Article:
I have defined minimal justice as the conception of justice that will be chosen or endorsed under conditions of impartiality, and have given a very broad definition of impartiality, one that appears to be the common denominator of liberal conceptions of justice. In this chapter, I shall defend a more precise and concise notion of impartiality.
How should we conceive of impartiality, given the impossibility of ethical absolutism? It cannot be 'anything goes'; under such circumstances there would no longer be moral or immoral ideas-only evaluative or normative fancies. Allowing each and every evaluative view leaves us with no point of view at all, not even one from which we can account for the 'anything goes' rule itself. Because anything goes, nothing goes: both the idea that every moral or immoral or amoral code is allowed, and the idea that none can be allowed as none can be justified, would be equally valid or-since anything goes-equally invalid.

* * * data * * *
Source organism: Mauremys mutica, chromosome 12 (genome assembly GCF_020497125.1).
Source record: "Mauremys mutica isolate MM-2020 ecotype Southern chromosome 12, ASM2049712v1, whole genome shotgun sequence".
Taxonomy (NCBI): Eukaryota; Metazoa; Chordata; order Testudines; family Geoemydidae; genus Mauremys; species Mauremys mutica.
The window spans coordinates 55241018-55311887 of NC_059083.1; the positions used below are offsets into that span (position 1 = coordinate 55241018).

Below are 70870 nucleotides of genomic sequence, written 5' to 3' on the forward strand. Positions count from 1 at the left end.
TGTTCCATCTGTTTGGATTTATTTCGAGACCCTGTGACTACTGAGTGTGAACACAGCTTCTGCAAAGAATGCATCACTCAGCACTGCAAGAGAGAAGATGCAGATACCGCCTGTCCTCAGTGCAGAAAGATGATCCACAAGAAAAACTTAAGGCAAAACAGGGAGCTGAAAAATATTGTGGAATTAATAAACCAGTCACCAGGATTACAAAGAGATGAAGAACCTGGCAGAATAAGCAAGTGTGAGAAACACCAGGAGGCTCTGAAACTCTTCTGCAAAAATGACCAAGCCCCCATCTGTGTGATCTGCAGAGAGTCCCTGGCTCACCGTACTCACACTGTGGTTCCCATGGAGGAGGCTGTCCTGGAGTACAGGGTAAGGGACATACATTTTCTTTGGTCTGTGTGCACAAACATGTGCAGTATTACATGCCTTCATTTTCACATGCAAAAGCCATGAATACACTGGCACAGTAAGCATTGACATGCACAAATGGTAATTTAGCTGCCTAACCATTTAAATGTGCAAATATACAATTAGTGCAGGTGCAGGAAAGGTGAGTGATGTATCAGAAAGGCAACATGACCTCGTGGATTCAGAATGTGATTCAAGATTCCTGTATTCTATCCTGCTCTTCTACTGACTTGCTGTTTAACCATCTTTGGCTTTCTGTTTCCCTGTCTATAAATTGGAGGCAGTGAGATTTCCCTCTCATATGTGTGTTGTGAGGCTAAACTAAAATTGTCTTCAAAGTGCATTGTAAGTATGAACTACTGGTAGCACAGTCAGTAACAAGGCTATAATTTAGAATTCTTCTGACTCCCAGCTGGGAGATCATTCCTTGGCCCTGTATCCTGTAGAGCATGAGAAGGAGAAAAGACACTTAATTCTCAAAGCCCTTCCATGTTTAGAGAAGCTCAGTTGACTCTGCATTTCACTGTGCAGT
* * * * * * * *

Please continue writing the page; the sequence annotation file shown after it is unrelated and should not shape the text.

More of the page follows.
I shall argue instead that impartiality is a negative although not a nihilistic notion. We are morally and intellectually situated, like it or not. We all have an evaluative point of view, even Camus's étranger. The intention behind introducing impartiality in theories of justice is to step away, as far as possible, from these particular points of view, without excluding their existence or without denying partiality and contingency. 22
One way not to do this is by simply asking real human beings to be impartial and to judge principles of justice. We might trust them to be impartial, but in this respect it is more secure to control them. In this chapter I shall discuss the side-constraints that should be posed on a justification procedure to ensure its impartiality, and the form best fit for representing such a procedure. As to the first part, this comes down to defining impartiality as, among other things, the point of view (the archpoint) at which one postpones judgement on the most